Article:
This month brings a tour of a small wreck with a big reputation on Scotland’s east coast – a trawler that sank in the 1990s. JOHN LIDDIARD leads the tour, illustration by MAX ELLIS.
HAVING FOUNDERED JUST A FEW MILES out from Lossiemouth, the steel-hulled trawler Unity is virtually the house reef. The seabed is at 24m, so the Unity is accessible to all divers who have progressed beyond basic open water qualifications.
As with the vast majority of the Moray Firth, there is no current or slack water to worry about, so the Unity can be dived at any state of the tide, either as a quick trip out for a single dive or as a convenient second dive on the way back in from a deeper wreck.
There is usually a buoy attached to the bow, so this is where our tour begins (1).
Or rather, this is where the real tour begins, because the first thing to look out for when diving the Unity are the famous Moray Firth dolphins, riding the bow wave of the dive-boat on the journey out from Lossiemouth.
Anyway, back to the wreck. The railing around the bow is mostly intact, and both the railing and the bow itself are covered in anemones. At 20m, this is the shallowest point of the wreck.
What little current there is concentrates a cloud of fish about the tip of the bow. Also centred here is an old tyre set as a fender – an arrangement not out of place on a working boat like the Unity, though it amazes me that old tyres are still used as fenders on far posher ships.
I suppose that any trendy modern purpose-built alternative would end up looking like an old tyre anyway.
Further back on the starboard side of the bow, the railings have collapsed inward. At the centre of the deck, a diagonally set square base (2) is the mounting point for a small anchor winch.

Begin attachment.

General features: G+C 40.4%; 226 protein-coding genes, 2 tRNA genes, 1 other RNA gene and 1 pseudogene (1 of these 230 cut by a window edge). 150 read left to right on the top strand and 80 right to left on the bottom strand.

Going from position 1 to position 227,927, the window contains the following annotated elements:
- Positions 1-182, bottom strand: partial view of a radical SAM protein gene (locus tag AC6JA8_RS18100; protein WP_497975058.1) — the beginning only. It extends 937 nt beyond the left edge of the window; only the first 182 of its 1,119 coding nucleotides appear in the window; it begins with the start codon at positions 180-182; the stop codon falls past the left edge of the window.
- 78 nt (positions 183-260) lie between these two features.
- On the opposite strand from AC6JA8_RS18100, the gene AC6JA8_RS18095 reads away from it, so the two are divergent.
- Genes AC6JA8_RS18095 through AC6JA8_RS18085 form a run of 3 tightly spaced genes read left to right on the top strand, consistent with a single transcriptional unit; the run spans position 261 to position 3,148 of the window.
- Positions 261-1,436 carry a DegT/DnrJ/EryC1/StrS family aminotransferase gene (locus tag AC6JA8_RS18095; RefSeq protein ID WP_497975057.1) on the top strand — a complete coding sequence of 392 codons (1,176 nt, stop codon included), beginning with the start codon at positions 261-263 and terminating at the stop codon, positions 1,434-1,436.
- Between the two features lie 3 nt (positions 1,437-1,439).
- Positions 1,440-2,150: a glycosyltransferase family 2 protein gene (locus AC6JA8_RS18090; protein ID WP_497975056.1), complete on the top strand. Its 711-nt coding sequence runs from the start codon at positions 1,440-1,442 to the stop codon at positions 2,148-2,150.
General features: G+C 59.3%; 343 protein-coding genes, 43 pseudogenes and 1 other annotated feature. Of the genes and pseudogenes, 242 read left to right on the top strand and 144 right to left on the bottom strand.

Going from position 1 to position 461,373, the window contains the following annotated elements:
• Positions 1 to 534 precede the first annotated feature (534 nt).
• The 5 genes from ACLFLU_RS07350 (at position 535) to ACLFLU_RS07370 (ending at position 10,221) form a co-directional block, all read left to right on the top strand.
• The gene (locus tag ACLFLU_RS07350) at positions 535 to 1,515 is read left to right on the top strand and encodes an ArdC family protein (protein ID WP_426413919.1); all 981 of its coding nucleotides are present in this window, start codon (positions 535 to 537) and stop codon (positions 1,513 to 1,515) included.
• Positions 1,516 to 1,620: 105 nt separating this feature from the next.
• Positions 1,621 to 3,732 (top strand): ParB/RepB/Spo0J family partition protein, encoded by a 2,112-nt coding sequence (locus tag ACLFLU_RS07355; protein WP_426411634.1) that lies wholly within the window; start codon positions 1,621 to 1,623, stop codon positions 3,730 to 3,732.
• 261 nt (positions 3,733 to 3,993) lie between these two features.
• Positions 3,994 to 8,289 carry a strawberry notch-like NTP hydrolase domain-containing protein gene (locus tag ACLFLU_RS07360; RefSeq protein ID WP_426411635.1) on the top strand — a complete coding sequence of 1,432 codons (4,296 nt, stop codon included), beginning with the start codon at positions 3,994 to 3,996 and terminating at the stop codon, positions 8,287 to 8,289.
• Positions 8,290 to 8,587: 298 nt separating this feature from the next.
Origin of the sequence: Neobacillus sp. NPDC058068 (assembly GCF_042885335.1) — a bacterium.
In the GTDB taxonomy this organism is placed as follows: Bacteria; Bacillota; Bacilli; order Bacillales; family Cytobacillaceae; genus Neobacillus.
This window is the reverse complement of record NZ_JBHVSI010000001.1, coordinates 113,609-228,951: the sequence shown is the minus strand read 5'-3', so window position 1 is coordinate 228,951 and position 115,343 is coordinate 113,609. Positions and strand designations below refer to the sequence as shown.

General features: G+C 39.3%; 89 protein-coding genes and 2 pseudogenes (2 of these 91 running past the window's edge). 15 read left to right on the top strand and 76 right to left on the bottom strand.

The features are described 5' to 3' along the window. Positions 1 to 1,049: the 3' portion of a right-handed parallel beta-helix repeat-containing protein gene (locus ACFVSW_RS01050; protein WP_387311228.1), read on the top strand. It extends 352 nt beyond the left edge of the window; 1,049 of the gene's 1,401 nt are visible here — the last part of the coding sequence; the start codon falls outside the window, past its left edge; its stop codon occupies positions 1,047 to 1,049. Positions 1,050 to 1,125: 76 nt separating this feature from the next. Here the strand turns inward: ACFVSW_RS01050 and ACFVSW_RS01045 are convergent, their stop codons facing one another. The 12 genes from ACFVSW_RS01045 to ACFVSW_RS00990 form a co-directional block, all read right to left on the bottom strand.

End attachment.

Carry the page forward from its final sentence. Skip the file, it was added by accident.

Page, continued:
Behind this, just before the forecastle steps down to the main deck, a circular hole marks where the forward mast would have been.
Like many other fittings, the steps were removed when the Unity was stripped in Lossiemouth before the hull was towed to the breakers’ yard. Fortunately for us divers, the Unity foundered under tow, so the final breaking never happened.
Over the side of the bow and about level with the base from the anchor winch, each side of the forecastle is pierced by a small porthole (3), with another old tyre set as a fender at the back of the forecastle.
Behind the forecastle, stooped hatches lead back inside (4), though there is nothing to see other than accumulated silt.
The hatch cover from the first hold is slid forwards, leaving the hold open. The second hold is also open, with no sign of the associated hatch.
As in the forecastle, silt is beginning to accumulate in the holds, though ribs from the hull are still showing through.
A heavy H-shaped frame is set diagonally on the deck between these two holds (5), the base from part of the catch-sorting and processing machinery.
A set of three parallel pipes leads from here and out through the gunwale on the port side (6). Decaying ropes are tucked in beneath the gunwale most of the way aft.
The wreck is rolled slightly to port so that the port main deck is a metre or two closer to the seabed than the starboard side. Towards the aft of the main deck, this brings the port side almost level with the seabed.
Across the wreck on the starboard side, an engineer’s vice, similar to any that would be found in a home workshop, is welded to the starboard gunwale (7).
Continuing aft, the third and last hold is also open, with no sign of the hatch cover.
A tripod mast that has fallen across the deck hinders access to the hold (8). It would originally have stood against the front of the wheelhouse, with the two shorter legs bracing it against the wheelhouse roof.
The wheelhouse was removed so that the engine could be stripped from the hull, leaving a big hole where the wheelhouse and engine used to be (9).